Automated license plate readers (ALPRs) will log every vehicle entering and exiting Alameda by year’s end. The City Council put this plan in motion with a 3-2 vote at its Tuesday, Feb. 1, meeting. The Alameda Police Department (APD) is already using these readers on some of its vehicles. Mayor Marilyn Ezzy Ashcraft voted in favor of expanding the city’s use of these readers. Councilmembers Trish Spencer and Tony Daysog joined the Mayor in voting “yes.” Vice Mayor Malia Vella and Councilman John Knox White voted “no.”
If all goes as planned the city will install these readers at “all vehicular points of ingress and egress to the city.” These include the Posey and Webster Street tubes, the Ron Cowan Parkway, as well as the Park Street, Fruitvale, High Street and Bay Farm bridges.
ALPRs capture and retain the location information and photographs of all vehicles, regardless of whether the driver is a suspect or wanted for a crime. Knox White called the use of ALPRs “mass surveillance.” They “retain data on innocent Americans for long periods of time,” he told KRON 4 News.
Chief Joshi recognizes need for privacy
In his report to the City, APD Chief Nishant Joshi quoted a City resolution that reads, “Community safety and access to city services should not come at the expense of the right to privacy.” This resolution goes on to state that the City (aims) to avert inequities by collecting information in ways that do not discriminate against any resident of Alameda or any Alameda community.”
Joshi stated that currently Alameda retains information that the ALPRs gather for six months. However, in his report Joshi pointed out that city staff is recommending that the Council reduce this to 90 days. Joshi pointed out the value of these readers to law enforcement, stating that the readers will allow police to focus on particular vehicles, rather than year, makes and models. He called ALPRs a “technology that we can leverage to identify the specific vehicle.”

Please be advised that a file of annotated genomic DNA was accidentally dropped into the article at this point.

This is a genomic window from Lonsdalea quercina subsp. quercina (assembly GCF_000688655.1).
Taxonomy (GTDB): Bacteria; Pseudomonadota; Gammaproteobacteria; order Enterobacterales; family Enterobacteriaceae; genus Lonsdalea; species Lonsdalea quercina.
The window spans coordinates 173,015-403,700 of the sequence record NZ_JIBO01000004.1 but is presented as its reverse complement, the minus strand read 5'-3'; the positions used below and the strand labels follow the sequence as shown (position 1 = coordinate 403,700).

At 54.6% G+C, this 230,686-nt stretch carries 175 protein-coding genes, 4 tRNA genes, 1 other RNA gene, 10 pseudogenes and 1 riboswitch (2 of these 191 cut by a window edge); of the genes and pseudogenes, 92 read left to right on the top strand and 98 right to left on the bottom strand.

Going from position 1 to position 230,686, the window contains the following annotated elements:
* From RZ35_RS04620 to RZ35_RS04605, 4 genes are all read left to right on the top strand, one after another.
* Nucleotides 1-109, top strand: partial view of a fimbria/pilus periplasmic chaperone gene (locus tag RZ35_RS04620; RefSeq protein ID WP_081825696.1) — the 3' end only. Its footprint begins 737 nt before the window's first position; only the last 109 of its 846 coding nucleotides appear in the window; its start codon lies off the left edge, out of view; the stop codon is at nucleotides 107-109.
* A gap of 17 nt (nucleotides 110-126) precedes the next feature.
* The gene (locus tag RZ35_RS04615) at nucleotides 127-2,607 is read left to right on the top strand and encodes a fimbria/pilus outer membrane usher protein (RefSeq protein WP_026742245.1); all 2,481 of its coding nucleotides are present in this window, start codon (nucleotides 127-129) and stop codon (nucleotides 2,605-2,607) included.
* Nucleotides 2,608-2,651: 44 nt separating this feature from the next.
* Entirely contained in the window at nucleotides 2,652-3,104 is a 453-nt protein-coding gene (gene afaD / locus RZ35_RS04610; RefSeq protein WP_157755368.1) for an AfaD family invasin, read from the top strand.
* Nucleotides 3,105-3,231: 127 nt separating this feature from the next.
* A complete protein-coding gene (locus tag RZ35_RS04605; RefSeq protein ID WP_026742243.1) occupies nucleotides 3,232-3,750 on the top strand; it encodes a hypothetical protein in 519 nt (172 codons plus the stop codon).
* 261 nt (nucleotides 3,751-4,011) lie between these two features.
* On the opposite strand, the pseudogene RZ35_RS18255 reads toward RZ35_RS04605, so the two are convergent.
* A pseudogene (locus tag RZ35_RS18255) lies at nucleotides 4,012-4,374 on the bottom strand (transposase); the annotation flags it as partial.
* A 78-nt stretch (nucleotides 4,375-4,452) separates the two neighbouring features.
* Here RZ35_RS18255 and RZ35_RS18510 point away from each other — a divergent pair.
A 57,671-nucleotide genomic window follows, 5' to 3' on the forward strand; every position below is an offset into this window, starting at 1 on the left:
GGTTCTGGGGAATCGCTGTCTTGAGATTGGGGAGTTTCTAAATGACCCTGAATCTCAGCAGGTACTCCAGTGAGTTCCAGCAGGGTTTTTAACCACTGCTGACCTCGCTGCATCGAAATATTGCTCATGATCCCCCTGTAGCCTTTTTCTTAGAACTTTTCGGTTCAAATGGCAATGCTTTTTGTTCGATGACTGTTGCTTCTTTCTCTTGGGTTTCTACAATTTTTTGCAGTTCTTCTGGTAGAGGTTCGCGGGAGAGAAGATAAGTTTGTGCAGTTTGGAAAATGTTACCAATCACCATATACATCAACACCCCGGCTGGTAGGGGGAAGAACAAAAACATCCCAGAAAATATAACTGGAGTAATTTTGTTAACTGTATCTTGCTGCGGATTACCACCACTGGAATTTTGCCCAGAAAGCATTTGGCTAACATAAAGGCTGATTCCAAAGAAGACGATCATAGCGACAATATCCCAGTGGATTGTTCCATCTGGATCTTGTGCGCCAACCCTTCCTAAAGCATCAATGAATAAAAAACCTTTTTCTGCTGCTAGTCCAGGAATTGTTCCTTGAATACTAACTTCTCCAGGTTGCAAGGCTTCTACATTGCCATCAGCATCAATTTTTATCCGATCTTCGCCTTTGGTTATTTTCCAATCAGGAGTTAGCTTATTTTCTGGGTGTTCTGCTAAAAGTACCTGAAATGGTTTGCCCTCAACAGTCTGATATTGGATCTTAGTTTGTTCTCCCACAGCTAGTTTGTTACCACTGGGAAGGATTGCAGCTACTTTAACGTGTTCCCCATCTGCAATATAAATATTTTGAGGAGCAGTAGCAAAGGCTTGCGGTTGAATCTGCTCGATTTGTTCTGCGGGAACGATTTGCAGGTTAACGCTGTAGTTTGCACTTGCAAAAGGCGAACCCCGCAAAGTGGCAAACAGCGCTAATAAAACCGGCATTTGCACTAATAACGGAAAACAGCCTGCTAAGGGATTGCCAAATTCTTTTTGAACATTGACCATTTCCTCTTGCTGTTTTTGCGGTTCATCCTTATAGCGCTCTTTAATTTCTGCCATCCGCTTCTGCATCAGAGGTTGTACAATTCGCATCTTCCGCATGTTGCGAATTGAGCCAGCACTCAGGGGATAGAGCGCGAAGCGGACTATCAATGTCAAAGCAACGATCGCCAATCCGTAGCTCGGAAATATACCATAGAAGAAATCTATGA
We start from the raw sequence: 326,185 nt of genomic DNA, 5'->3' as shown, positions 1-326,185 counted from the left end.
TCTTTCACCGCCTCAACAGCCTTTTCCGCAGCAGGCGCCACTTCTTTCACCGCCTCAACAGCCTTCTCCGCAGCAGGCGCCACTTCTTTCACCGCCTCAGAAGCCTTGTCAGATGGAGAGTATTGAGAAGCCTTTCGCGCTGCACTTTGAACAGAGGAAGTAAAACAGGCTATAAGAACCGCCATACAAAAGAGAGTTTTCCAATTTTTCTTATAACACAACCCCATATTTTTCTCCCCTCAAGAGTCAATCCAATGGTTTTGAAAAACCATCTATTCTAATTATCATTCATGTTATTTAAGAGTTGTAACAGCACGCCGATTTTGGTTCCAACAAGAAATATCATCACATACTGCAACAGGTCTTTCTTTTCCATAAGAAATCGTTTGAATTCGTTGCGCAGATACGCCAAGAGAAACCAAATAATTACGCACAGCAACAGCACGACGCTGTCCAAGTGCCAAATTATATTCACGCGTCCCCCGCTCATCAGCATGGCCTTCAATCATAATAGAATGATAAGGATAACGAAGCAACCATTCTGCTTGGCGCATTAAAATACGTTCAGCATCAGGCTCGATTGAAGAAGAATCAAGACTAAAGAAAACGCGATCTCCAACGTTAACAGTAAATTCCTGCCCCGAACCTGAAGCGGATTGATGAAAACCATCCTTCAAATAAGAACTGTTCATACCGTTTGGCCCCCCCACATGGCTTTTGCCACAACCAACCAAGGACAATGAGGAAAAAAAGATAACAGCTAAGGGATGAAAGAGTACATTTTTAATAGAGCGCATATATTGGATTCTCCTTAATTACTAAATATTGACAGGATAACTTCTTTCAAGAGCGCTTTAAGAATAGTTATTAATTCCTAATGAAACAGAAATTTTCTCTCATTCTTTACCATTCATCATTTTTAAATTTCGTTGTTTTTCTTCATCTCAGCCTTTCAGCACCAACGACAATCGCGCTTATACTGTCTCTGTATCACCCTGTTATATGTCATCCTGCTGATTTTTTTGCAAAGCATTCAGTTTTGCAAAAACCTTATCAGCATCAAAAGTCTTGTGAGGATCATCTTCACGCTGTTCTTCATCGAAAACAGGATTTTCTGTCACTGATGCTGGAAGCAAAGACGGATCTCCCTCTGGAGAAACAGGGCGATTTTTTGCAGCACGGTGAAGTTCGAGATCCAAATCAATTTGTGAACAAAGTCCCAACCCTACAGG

In addition, Joshi pointed out ALPRs’ similarity to a victim or witness writing down the license plate of a vehicle and providing it to law enforcement. However, critics counter that these readers would record the license plate number of every vehicle, not just those involved incidents involving victims and witnesses.
One critic pointed to the lack of community involvement in this decision. “Many Alamedans have a very real concern about public safety but pursuing license plate readers fails to address that concern in a way that engages the community and involves community experts who can advise.”
Another pointed out that “there is no proof that these systems do anything to prevent crime or clear cases. She quoted the Electronic Frontier Foundation which points out “in aggregate, ALPR data can paint an intimate portrait of a driver’s life and even chill First Amendment protected activity.”
Some strongly favor the idea.
“I sincerely believe that there is no City Council duty more sacred than making Alameda, and its residents, safe and secure,” one resident stated. “I support any tool that APD requests, which can be legally utilized in responsible and respectful fashion, that enhances its ability in support of its primary mission.”
APD has provided no information on how data collected will be shared with outside agencies, like Immigration and Customs Enforcement (ICE), creating more unease for vulnerable Alamedans.
According to Joshi, the “system is categorically objective and cannot collect information in ways that discriminate against any resident of Alameda or any Alameda community.”
Automated license plate readers cheaper to use
In his report, Joshi pointed to the cost of using up to 14 ALPRs at $35,000 to $42,000 per year, as opposed to the annual cost of utilizing these readers in 30 APD patrol cars at $72,000 to $75,600. City staff will now work on contracts with proposed vendors, outlining the operation and maintenance of these readers for City Council consideration and approval at a later date.
Once the City Council hires a company to provide ALPRs and these readers are installed, these readers will record your vehicle every time it enters and exits Alameda. The City will keep these records of your vehicle for at least 90 days.
Dennis Evanosky is the Editor of the Alameda Post. Reach him at [email protected].